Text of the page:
The whole point of signs is that they are moments when heaven and earth intersect with each other. (That’s what the Jews believed happened in the Temple.) The point is not that they are stories which couldn’t have happened in real life, but which point away from earth to a heavenly reality. – N.T. Wright John for Everyone, 21.
N. T. Wright is the retired Bishop of Durham England and a world famous theologian. He will be delivering the R. T. Orr lecture at Huron College this Wednesday. However, I don’t completely agree with him on this.
I believe that the signs which John records are pointing to a different reality on earth and not just away from earth to a heavenly reality. A few weeks ago I spoke about biblical miracles and noted that how to understand biblical miracles is a challenge for many modern Christians and it is a challenge that I have struggled with for many years as part of my faith journey. My approach at this point in my journey is not to be concerned about the literal facts. What is important for me is the truth that is contained in the event and not the truth of the events. How are we to understand the truth of the message that is contained in the scripture passage?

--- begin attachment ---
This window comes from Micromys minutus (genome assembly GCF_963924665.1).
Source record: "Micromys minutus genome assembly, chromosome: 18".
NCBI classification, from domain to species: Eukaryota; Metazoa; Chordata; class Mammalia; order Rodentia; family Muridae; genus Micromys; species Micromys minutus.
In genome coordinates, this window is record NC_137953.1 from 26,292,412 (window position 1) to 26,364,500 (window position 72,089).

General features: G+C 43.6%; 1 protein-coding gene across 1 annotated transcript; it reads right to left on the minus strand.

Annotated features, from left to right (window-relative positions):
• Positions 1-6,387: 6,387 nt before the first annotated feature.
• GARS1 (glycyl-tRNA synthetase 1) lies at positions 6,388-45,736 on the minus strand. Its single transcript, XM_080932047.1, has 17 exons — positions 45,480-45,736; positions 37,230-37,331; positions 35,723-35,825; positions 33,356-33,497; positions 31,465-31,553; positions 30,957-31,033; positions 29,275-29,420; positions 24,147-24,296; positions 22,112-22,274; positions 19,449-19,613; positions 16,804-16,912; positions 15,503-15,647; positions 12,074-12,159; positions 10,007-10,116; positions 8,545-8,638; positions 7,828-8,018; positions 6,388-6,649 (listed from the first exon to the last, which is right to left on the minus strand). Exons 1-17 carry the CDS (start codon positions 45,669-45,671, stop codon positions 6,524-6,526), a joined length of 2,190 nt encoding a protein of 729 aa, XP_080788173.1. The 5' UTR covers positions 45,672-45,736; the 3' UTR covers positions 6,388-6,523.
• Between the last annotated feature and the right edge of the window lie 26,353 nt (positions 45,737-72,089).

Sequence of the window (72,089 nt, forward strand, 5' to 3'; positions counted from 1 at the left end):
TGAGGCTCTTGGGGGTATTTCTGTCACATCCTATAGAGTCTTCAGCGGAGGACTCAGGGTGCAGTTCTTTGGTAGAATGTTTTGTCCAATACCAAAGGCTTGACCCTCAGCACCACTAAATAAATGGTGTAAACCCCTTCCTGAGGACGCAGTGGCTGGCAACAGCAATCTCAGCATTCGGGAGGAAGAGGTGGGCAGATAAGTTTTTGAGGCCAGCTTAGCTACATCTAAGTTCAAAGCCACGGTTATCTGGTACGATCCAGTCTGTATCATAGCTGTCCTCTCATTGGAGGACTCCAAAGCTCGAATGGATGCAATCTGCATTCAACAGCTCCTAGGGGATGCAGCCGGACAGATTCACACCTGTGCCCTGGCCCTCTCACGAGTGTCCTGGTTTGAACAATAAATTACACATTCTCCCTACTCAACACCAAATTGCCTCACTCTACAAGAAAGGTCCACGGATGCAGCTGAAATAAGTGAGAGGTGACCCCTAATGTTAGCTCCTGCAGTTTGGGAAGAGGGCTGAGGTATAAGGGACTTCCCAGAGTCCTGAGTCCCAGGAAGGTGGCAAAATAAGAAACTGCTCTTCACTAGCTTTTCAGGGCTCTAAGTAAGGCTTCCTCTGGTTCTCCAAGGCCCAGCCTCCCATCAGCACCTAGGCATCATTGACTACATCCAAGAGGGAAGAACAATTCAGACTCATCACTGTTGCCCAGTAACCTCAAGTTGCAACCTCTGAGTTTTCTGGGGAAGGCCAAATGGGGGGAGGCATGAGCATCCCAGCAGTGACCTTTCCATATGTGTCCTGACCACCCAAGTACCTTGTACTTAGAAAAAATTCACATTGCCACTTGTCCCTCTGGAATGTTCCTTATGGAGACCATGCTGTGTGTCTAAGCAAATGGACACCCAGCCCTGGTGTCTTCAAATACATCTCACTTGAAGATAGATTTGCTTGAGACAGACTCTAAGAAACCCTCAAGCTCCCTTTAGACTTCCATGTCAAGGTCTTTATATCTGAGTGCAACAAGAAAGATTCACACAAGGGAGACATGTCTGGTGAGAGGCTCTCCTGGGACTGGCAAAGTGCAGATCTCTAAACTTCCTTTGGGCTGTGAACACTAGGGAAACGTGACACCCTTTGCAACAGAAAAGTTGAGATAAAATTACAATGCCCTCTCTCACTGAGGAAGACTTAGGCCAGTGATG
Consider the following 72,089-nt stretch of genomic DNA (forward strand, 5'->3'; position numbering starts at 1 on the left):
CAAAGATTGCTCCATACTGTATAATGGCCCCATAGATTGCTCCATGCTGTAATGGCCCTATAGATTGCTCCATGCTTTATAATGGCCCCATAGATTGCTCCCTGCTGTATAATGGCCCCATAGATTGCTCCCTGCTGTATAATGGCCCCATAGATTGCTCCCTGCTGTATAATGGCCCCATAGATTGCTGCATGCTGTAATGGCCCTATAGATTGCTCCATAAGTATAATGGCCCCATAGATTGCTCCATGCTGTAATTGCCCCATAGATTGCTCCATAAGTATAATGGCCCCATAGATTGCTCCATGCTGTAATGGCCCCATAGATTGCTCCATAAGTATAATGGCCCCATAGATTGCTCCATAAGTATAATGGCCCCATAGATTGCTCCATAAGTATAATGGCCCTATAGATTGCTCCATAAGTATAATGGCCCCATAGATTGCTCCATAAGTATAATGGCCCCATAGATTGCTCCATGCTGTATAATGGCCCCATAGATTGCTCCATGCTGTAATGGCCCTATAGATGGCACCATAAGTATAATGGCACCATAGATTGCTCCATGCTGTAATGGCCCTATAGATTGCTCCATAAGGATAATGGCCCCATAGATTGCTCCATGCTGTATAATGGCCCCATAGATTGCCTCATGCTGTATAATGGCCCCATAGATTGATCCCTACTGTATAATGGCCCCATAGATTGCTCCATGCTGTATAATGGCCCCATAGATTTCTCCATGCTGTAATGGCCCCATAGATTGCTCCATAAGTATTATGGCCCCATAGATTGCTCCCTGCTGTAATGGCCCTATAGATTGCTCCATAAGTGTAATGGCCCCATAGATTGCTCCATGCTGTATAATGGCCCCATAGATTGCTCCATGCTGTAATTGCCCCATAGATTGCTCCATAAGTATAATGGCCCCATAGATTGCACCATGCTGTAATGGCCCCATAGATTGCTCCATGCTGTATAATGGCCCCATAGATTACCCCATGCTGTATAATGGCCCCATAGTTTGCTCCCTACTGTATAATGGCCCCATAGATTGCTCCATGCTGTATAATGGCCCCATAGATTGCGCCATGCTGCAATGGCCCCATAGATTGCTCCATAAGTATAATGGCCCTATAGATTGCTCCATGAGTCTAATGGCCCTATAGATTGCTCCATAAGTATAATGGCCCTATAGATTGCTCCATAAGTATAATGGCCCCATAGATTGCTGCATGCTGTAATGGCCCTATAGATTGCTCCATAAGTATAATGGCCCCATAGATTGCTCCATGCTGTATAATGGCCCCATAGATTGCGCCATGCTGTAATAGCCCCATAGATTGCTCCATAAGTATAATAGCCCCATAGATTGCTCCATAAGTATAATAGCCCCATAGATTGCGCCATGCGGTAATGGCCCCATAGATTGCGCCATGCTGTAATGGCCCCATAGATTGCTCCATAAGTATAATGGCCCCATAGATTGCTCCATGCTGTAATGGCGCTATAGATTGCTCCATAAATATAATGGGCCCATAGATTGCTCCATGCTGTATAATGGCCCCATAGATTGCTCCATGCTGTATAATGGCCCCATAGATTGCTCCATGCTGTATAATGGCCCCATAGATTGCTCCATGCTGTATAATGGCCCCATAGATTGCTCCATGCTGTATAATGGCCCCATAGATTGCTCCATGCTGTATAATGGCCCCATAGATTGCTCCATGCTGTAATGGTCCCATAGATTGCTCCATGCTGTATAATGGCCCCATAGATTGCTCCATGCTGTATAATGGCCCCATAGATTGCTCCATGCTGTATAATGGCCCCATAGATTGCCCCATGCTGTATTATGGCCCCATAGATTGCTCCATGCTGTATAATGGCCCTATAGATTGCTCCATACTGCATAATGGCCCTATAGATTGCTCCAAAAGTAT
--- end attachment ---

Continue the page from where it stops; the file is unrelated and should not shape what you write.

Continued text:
In today’s Gospel Jesus tells Pilate, ‘My kingdom is not from this world. If my kingdom were from this world, my followers would be fighting to keep me from being handed over to the Jews. But as it is, my kingdom is not from here.’ This world that Jesus speaks of is the way this world understand a kingdom. This world’s kings and Emperors were absolute and used ther power to control and conquer people by means of force. Jesus’ kingdom is ruled by love.